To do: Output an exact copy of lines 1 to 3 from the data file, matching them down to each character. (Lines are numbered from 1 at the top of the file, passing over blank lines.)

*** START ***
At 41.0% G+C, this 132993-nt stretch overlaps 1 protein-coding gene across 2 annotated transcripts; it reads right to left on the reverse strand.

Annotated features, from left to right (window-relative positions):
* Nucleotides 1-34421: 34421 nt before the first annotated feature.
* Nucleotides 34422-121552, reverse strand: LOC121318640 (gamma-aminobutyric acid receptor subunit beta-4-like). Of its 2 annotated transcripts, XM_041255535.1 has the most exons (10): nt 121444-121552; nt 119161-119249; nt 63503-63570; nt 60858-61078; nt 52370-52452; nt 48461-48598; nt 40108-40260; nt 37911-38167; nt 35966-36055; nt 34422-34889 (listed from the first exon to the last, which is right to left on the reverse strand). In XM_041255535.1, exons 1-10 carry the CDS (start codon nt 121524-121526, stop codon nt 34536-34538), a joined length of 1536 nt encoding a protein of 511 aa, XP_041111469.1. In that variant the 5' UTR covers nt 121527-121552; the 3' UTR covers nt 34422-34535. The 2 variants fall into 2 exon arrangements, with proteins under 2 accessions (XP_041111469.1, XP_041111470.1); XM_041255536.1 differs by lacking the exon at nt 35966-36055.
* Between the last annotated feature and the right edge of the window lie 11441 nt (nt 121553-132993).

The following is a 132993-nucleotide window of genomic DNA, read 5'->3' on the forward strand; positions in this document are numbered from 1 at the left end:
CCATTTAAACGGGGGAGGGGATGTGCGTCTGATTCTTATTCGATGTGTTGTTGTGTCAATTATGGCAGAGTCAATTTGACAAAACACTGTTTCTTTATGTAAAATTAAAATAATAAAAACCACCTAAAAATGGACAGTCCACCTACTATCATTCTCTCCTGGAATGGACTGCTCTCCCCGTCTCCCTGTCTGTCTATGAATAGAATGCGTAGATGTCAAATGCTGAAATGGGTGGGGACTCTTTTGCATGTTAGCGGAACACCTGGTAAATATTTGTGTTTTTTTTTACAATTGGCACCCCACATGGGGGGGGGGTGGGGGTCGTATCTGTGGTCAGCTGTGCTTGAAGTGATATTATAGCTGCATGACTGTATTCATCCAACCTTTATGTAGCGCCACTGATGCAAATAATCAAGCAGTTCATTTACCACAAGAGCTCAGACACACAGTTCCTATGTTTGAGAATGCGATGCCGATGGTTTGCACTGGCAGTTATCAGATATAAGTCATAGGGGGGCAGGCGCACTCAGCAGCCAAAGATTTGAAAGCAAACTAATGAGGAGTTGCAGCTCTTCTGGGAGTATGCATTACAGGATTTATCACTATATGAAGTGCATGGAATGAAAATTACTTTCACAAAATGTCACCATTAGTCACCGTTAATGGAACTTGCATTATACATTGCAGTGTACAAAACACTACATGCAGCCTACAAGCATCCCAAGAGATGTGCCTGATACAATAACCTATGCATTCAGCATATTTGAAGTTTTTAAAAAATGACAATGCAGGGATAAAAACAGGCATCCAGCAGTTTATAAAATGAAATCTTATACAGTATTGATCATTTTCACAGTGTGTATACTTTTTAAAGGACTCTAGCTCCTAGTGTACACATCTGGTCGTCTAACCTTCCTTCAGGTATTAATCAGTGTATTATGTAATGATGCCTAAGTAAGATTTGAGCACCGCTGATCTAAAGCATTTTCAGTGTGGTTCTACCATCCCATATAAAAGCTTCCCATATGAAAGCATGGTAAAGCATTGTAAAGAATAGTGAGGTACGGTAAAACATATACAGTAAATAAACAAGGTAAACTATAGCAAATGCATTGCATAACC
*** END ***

At 41.0% G+C, this 132993-nt stretch overlaps 1 protein-coding gene across 2 annotated transcripts; it reads right to left on the reverse strand.

Annotated features, from left to right (window-relative positions):
* Nucleotides 1-34421: 34421 nt before the first annotated feature.